that’s likely nothing to worry about. are you able to pair your keyboard now, if not, post a detailed account of messages or failures you run into, with screenshots if at all possible.
Bluetooth is partially working. If I scan for devices it finds none, but if I use a mobile phone to scan Bluetooth it can find the Pi. I have also tried the command line but again it cant find any Bluetooth devices.
are your devices discoverable? I know I had to enable it on my chromebook before the Pi could see it (and, as you with your phone, the ChromeBook could see the Pi).
of course a keyboard should be auto-detected, have you paired it with something before? maybe that device is claiming it right off the bat?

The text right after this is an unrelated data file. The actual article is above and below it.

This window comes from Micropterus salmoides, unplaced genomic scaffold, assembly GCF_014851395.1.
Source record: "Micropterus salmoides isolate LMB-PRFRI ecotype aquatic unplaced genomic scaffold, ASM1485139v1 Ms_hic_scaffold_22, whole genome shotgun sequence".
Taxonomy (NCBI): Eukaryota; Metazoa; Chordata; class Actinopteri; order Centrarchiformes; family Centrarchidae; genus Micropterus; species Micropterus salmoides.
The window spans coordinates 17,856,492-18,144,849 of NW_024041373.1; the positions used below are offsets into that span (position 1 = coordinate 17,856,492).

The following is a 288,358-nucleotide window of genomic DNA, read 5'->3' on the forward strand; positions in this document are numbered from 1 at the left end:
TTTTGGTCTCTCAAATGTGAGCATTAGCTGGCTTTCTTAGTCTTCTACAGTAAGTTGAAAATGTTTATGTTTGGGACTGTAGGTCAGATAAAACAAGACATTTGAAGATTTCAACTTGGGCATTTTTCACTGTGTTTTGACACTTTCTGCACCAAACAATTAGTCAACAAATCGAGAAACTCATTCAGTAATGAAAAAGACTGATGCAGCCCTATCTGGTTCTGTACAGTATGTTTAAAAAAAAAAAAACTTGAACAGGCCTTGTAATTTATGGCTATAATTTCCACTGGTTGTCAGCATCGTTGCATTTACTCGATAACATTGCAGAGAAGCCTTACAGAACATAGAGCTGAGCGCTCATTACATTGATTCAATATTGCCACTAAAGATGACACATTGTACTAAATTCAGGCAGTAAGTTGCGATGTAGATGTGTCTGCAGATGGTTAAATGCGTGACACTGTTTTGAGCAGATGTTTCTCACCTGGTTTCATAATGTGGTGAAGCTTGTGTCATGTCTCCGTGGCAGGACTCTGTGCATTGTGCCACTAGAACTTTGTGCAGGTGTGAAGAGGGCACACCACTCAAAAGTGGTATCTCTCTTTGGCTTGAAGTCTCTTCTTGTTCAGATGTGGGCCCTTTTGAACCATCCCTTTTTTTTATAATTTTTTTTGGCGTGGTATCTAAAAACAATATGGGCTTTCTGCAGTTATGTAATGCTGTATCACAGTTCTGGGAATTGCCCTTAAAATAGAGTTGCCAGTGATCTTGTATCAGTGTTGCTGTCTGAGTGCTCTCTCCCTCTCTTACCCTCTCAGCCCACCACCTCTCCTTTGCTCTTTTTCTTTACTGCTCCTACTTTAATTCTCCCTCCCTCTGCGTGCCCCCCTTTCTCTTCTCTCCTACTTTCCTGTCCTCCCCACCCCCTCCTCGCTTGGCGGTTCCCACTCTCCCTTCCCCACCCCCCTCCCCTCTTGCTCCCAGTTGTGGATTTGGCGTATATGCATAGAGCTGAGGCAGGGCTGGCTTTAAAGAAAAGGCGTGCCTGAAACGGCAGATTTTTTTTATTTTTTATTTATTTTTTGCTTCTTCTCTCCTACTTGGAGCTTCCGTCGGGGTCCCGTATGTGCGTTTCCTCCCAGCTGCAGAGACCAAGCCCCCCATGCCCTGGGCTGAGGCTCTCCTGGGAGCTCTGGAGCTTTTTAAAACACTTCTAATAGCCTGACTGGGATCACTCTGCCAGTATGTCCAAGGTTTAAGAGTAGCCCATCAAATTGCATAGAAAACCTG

Bluetooth on the Pi is still rubbish. I can detect a new Bluetooth keyboard, pair it, then 10 seconds later it disconnects. It is unuseable.
did you also trust it? not sure if that will solve the problem but without it you’d have to manually reconnect in case of disconnection, which may or may not be part of the problem.
No, the problem is nothing to do with trust. If I pair the keyboard to a Windows PC it asks for a 6 digit code to complete the pairing. On the Pi it does not ask for this code so that’s why it disconnects. The Bluetooth implementation on the Pi is rubbish, it is unuseable with standard Bluetooth devices.
right, are you using the command line, or blueman?
when pairing from the command line you have to declare the agent capability, like so:
# bluetoothctl [NEW] Controller 00:10:20:30:40:50 pi [default] [bluetooth]# agent KeyboardOnly Agent registered [bluetooth]# default-agent Default agent request successful [bluetooth]# scan on